DPS disputes report of gang burglaries
Posted February 27, 2013 at 11:53 pm in News
Recent Los Angeles reports of âflockingâ crimes surrounding the university are being met with contradictory evidence from the Dept. of Public Safety and the Los Angeles Police Department.
Gina Silva, a reporter with Fox 11 News in Los Angeles, repeatedly reported that teams of burglars known as âflocking crewsâ have been an increasing problem in the L.A. community.
The word âflockingâ refers to group burglaries and is used loosely with other crimes in the reports. DPS Capt. David Carlisle said the department does not have a problem with increased burglaries.
âIâm familiar with what has been written in the past and our immediate relations personnel have dealt with this particular reporter, who has made these allegations that the gangs are targeting USC before,â Carlisle said. âUSC Public Safety has no evidence of that and we have investigated with LAPD and they have nothing to substantiate the claims of the reporter.â
Silva said USC officials believe the incidents are crimes of opportunity as opposed to organized crime. When the story was first brought to the attention of DPS last year, the department checked with its counterparts in the LAPD to confirm that there was insufficient evidence to suggest that university students are specifically being targeted.
âThe property thefts that we have observed are not consistent with flocking or any other type of organized criminal behavior,â the statement from DPS, released this month in response to the Fox 11 broadcast,Â read. âThese were largely crimes of opportunity committed by unaffiliated individuals. We made arrests in most of these cases and are confident that the suspects were operating independently.â
âMost of us in law enforcement had never even heard of [flocking] until this reporter brought it up,â Carlisle said.
Silva said the USC area dealt with more than 50 burglaries, assaults and robberies.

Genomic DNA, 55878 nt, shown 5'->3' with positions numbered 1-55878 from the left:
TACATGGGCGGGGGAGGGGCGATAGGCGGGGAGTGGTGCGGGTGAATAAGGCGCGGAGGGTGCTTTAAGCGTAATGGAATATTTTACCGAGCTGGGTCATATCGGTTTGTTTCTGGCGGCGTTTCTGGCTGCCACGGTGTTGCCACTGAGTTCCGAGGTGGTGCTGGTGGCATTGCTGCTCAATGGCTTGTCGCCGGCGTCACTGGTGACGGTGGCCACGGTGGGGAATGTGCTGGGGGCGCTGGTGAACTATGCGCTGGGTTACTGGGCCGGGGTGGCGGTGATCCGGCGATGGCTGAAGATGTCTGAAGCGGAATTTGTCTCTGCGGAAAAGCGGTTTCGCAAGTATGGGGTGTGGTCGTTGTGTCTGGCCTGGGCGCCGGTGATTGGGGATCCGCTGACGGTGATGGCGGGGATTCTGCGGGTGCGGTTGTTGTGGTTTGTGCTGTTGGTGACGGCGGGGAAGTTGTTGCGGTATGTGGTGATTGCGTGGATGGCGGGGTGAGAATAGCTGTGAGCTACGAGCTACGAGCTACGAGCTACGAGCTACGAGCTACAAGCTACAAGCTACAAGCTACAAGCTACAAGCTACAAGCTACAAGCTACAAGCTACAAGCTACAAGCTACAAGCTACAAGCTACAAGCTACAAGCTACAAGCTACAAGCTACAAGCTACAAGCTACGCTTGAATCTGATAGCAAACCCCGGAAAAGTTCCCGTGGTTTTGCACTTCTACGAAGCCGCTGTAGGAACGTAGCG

âDifferent gangs are running flocking crews in that area,â Silva said in her report, âbecause they know that students have expensive electronics.â
For example, burglaries have increased on Ellendale Place in recent years, according to DPS crime reports.Â In 2012, 11 residential burglaries and two car burglaries were reported â an increase from six burglaries in 2011. So far in 2013, one burglary has occurred on Ellendale Place and no car burglaries were reported in 2012.
Some students, including Sohem Dhesi, a freshman majoring in architecture, maintain that they still feel safe on the University Park Campus, especially with the increased safety policies.
âComing back from [off-campus] at 3 or 4 a.m. at night … before, I used to feel a bit concerned,â Dhesi said. âI felt that anyone could get in the gates, but itâs more difficult now so I feel better.â
Esolene He, a freshman majoring in biomedical engineering, said that though she feels safe, she understands why the university may be an appealing target for burglars.
âIt seems like a big concern, but itâs pretty safe,â He said. âHowever, it is a pretty wealthy school and weâre easy targets.â
Christian Vanderwall, a junior majoring in computer science and business administration, attributed the crime to the surrounding area.
âIt just happens to be that weâre the nearest location in a high concentration of criminals,â Vanderwall said.
Carlisle maintained that being aware and responsible, especially with personalÂ property, was of the utmost importance, especially on a college campus.
âThere are thieves who come to USC to steal because the students have a lot of valuable electronics,â Carlisle said. âBut, thatâs true at every college campus.â